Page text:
11. Shanmegjilal & foodiegurl, It really does get a lot better. You will never get away from reading labels all together, but I would say I don't have to read the label on 95% of what I eat. I just know what I can and can't have, what brands are good and what aren't. I haven't had an accidental glutening in 6 months or so either (and I'm very sensitive). As far as eating out and eating at friends houses go, that also gets easier! Your friends will all eventually understand you have special needs (even though they won't totally understand your diet). We have found that we usually get a call from the hostess before we come over asking about what I can and can't have. Your families will end up being as skilled as you are at gluten-free as well. There are a LOT of restaurants with gluten free menus these days too! Chili's, Outback, Biaggi's, PF Chang's and even Hardee's are great places to find gluten free food. Just ask! Oh and Shanmegjilal, gluten-free doesn't equal deprivation. My family eats gluten free right along with me! I just cook meals that are naturally gluten free or that I can easily substitute ingredients such as rice flour in. Another good tip for eating with the family is to have some Tinkyada pasta, rice flour, and nut thin crackers on hand. Those are all very good products and your family will never suspect they are eating gluten free. The only non gluten free products I buy are sandwich bread and dinner rolls. You have enough to deal with right now. You shouldn't have to double your cooking, witness things you want, but can't have, and risk accidental glutening. If you would like, feel free to e-mail me and I'd be more than happy to help you build some meal plans
  12. ang1e0251 - You mentioned how your husband looks out for you. I'm lucky enough to have a husband that is the same way. No one has seen the transformation in my health like he has, and he knows how important it is that I stay away from gluten. He is a skilled label reader and knows all the right probing questions to ask at restaurants I should list that as another positive of celiac disease. I'm reminded often of what a great guy I have.
  13. I haven't been on this site in forever, but 4-5 years ago I was on here a LOT. It all seemed so overwhelming at first and this site helped me learn the intricate details of living with celiac disease and introduced me to a lot of great people who I could relate to. As time went on, living with celiac disease became second nature and I spent less and less time here. I realize that there are many people here right now that feel the way I did a few years ago. I was just thinking about how easy it was at first to dwell on the negative (because that was all there seemed to be) in regards to my new lifestyle. It was downright depressing. As time has passed though, I now realize that celiac disease has actually enriched my life in ways I never could have imagined! Not only am I healthy now, but I also have a new passion for cooking. It is truly one of my great loves I've tried things that I never would have if not for celiac disease. I've ate Thai food, and I've cooked Ethiopian food (even fermented the teff right in my kitchen!). I learned Italian (albeit very broken) because I was scared I'd be glutened on my trip if I couldn't communicate. My husband and I have met some GREAT friends who own a restaurant in our town because we were always asking about gluten-free. I live healthier than I ever would have because I'm now knowledgeable about what I eat. When you are faced with such a huge lifestyle change as going gluten-free it is very scary, but I want everyone who is just starting out to see that it can really be a huge blessing in disguise. Really, at this point my diet is just second nature. I don't even really think about it. The lasting effects of it have been nothing but positive. Could any of the other people who have been living with celiac disease for a while add to this how celiac disease has positively affected your lives?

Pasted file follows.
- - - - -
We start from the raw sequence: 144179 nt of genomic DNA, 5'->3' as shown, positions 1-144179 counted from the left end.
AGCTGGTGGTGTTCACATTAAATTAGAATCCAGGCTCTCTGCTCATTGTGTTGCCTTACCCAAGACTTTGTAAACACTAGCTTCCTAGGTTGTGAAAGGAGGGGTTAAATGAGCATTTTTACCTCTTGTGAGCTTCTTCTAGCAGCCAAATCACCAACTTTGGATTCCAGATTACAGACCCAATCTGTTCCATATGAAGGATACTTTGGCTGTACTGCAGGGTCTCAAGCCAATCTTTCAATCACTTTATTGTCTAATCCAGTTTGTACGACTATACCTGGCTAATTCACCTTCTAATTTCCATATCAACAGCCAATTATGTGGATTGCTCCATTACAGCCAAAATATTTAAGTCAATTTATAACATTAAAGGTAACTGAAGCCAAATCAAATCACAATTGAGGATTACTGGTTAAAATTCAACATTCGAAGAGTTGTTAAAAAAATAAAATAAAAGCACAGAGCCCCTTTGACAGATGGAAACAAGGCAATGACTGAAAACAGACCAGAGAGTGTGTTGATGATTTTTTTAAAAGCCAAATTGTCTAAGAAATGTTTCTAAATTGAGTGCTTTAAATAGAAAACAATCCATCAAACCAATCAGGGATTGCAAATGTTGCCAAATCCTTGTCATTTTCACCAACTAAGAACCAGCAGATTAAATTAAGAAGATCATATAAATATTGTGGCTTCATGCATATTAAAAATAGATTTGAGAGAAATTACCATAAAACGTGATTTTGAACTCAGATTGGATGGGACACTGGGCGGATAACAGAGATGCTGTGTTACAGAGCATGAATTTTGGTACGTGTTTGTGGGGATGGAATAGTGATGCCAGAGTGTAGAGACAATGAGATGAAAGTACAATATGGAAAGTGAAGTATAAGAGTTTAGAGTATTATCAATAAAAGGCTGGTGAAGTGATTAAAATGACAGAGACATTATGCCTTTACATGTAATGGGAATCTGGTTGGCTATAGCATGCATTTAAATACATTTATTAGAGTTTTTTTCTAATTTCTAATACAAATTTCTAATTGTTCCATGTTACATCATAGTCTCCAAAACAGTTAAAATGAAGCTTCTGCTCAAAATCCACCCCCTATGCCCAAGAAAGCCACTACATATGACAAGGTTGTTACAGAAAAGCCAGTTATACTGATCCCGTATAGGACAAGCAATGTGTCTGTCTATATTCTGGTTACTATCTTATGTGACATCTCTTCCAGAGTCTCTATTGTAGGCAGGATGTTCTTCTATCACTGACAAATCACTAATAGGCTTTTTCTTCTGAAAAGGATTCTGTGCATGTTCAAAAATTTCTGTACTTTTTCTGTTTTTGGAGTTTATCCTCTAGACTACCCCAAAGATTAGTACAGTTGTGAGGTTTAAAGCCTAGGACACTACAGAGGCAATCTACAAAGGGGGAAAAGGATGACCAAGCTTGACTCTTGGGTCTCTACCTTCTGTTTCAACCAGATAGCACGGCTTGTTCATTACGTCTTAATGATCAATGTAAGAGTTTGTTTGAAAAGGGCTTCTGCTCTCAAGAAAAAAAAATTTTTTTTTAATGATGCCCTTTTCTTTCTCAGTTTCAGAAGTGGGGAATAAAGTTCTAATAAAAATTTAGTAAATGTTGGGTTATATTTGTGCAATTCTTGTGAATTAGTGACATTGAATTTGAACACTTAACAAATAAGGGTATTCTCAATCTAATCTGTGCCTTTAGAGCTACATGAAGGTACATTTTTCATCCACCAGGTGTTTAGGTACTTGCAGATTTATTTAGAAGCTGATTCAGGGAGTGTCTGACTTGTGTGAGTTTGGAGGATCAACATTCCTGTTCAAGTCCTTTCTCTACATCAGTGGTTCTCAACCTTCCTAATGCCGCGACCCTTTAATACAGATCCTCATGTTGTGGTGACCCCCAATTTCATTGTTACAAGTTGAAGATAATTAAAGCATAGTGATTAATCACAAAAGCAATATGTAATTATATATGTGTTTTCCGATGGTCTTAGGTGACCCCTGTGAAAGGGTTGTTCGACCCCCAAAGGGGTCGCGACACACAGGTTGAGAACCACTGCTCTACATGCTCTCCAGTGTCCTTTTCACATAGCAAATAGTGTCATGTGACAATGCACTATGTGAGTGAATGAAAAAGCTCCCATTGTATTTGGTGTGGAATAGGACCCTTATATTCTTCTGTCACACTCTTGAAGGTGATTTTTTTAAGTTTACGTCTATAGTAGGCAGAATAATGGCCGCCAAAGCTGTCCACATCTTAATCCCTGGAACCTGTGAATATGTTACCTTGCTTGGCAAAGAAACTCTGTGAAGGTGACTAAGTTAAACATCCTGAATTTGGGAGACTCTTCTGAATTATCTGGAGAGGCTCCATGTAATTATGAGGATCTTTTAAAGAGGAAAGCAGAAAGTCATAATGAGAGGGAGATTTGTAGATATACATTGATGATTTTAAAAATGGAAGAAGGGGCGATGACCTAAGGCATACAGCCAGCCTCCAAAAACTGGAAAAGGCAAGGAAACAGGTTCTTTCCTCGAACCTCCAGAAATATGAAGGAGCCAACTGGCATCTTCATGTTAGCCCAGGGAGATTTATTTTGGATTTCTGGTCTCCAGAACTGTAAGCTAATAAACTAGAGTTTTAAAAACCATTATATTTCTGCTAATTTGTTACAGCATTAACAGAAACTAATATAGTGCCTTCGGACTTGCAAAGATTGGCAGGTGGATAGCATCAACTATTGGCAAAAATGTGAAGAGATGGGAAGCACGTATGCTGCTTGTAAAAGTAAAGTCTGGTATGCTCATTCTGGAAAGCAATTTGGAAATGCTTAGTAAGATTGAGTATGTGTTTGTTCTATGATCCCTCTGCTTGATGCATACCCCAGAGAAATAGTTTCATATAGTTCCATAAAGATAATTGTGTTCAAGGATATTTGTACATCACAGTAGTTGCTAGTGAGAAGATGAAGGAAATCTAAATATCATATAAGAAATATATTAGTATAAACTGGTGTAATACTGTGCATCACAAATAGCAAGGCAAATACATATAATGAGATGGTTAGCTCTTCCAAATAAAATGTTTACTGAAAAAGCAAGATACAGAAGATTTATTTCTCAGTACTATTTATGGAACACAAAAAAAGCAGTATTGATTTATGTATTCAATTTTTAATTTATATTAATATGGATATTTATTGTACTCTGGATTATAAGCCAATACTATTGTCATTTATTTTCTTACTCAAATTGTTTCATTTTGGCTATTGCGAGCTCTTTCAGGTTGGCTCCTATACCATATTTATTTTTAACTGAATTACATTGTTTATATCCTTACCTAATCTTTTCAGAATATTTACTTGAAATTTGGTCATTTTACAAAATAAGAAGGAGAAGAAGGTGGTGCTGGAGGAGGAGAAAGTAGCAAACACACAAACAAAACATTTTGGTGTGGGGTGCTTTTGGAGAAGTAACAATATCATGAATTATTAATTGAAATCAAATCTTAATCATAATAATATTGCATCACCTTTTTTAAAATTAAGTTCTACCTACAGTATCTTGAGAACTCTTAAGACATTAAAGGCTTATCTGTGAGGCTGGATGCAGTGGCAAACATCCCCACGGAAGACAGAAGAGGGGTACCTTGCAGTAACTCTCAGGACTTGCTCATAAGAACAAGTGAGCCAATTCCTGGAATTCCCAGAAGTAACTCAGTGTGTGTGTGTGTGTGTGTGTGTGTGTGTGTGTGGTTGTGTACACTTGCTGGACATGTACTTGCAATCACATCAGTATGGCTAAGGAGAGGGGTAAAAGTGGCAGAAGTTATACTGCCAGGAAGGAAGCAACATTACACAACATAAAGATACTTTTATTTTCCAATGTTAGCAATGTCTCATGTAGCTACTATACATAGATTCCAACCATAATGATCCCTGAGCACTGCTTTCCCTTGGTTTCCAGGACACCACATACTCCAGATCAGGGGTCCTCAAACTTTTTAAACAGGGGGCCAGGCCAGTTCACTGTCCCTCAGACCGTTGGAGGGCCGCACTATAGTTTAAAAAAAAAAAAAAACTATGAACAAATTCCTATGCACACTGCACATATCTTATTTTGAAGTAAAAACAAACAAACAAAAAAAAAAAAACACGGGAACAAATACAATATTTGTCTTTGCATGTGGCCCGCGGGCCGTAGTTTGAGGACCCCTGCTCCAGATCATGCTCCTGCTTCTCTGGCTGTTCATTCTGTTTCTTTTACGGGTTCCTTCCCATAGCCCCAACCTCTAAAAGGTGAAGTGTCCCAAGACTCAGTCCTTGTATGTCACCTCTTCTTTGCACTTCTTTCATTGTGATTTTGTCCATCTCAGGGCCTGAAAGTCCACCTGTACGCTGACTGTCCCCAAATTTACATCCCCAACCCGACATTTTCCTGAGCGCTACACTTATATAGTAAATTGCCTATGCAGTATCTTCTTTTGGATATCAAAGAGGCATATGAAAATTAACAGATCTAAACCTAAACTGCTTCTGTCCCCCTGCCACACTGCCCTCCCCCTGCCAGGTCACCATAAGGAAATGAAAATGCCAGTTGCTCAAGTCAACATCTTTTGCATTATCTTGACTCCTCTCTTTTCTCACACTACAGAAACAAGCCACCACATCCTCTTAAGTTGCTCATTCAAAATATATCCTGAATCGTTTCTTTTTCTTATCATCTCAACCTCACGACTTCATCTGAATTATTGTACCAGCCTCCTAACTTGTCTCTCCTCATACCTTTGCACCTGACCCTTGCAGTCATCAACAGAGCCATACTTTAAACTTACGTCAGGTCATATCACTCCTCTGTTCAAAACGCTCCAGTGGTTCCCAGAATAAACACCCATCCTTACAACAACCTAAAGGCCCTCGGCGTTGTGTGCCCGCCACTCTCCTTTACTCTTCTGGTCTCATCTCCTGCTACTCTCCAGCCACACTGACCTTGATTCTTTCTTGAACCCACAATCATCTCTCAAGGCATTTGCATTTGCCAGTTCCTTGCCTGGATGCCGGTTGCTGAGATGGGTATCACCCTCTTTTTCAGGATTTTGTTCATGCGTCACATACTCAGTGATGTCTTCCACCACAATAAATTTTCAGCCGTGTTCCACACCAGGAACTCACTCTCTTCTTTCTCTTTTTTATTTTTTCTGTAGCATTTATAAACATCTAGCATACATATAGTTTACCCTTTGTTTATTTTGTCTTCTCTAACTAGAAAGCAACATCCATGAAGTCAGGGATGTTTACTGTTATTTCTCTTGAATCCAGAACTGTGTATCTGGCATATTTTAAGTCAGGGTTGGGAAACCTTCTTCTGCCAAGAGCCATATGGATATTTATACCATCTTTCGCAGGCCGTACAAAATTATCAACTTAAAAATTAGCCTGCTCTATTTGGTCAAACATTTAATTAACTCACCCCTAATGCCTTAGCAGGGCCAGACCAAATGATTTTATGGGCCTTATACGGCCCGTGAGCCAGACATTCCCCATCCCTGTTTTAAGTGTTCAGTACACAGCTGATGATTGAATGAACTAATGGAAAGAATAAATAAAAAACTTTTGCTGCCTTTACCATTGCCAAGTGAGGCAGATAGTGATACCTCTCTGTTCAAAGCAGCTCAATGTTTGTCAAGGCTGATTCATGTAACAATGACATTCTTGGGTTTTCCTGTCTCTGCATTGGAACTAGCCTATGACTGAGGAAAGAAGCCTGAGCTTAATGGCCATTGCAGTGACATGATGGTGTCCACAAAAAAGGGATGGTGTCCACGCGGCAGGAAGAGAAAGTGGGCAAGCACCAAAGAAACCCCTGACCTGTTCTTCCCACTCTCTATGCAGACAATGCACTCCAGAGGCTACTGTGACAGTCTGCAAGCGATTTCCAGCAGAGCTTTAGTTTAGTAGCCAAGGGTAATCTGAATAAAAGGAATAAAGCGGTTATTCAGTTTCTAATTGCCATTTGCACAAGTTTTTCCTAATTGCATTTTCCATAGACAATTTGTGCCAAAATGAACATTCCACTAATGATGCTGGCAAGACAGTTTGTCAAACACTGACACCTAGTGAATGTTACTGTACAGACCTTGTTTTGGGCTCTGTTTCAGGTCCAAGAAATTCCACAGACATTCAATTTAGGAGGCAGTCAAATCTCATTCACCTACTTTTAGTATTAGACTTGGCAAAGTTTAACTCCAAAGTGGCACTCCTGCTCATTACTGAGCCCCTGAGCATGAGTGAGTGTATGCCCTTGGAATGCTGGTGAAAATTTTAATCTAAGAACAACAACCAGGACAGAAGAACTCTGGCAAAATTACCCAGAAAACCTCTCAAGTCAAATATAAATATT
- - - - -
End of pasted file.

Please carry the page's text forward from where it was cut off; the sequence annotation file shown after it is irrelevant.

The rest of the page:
14. Currently, no he is not gluten free. He was gluten free of course as an infant though and the symptoms were still there. We also have tried lactose free, and soy free on our own. Ian has been on the medication for a week and from what I have read online sulfasalazine is supposed to work in 2-5 days. I'm waiting for a call back from the Dr......
  15. I suppose this isn't exactly a celiac disease question as my son has already been tested and the results were negative, but I have received so much advice and help from this community and I'm hoping that someone has some insight into our situation. My son is 21 months old and has always had a digestive problem. When he was a newborn he had up to 10 dirty diapers a day, projectile vomited, and had more gas than I have ever seen an infant have. Our pediatrician was completely unconcerned. With time the vomiting stopped and the dirty diapers slowed to about 3 a day. By a year old he was a frequent pooper, but we didn't think there was anything that serious wrong. It started getting worse again though. His poop became less and less solid and less and less digested. It started burning his butt from time to time as well. Now he has 4-5 dirty diapers a day, they all burn his butt (sometimes he has open bleeding blisters), and they are generally runny and undigested. We have gone to a pediatric GI on our own because our pediatrician is useless. He did an endoscope on Ian a few weeks ago and reported that he has significant inflammation of the colon and the secum (where the small and large bowel meet). He started him on a medication called sulfasalazine and diagnosed him with unspecific colitis. The problem is that we can't tell that the medication has done one bit of good. He had 4 dirty diapers today and his butt is so sore he won't sit down. What do we do next?? This guy is the only pediatric GI in 300 miles. I'm scared we aren't going to figure out what is wrong. Does anybody have any suggestions?